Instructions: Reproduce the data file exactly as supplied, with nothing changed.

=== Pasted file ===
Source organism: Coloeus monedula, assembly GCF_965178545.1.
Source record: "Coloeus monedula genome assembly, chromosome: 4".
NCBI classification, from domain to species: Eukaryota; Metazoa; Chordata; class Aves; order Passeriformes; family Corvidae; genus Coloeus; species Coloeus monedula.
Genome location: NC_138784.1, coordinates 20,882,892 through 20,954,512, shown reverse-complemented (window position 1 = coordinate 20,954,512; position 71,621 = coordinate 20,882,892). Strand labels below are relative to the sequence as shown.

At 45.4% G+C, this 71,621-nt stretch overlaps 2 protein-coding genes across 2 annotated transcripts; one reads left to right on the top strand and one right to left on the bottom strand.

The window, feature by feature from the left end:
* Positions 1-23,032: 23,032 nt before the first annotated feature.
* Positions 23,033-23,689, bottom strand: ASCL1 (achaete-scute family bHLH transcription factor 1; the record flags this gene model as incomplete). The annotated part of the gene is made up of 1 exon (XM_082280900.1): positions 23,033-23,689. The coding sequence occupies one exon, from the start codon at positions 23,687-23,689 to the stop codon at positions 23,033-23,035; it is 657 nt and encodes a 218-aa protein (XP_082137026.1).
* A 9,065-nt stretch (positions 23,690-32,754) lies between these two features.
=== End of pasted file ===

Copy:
Source organism: Coloeus monedula, assembly GCF_965178545.1.
Source record: "Coloeus monedula genome assembly, chromosome: 4".
NCBI classification, from domain to species: Eukaryota; Metazoa; Chordata; class Aves; order Passeriformes; family Corvidae; genus Coloeus; species Coloeus monedula.
Genome location: NC_138784.1, coordinates 20,882,892 through 20,954,512, shown reverse-complemented (window position 1 = coordinate 20,954,512; position 71,621 = coordinate 20,882,892). Strand labels below are relative to the sequence as shown.

At 45.4% G+C, this 71,621-nt stretch overlaps 2 protein-coding genes across 2 annotated transcripts; one reads left to right on the top strand and one right to left on the bottom strand.

The window, feature by feature from the left end:
* Positions 1-23,032: 23,032 nt before the first annotated feature.
* Positions 23,033-23,689, bottom strand: ASCL1 (achaete-scute family bHLH transcription factor 1; the record flags this gene model as incomplete). The annotated part of the gene is made up of 1 exon (XM_082280900.1): positions 23,033-23,689. The coding sequence occupies one exon, from the start codon at positions 23,687-23,689 to the stop codon at positions 23,033-23,035; it is 657 nt and encodes a 218-aa protein (XP_082137026.1).
* A 9,065-nt stretch (positions 23,690-32,754) lies between these two features.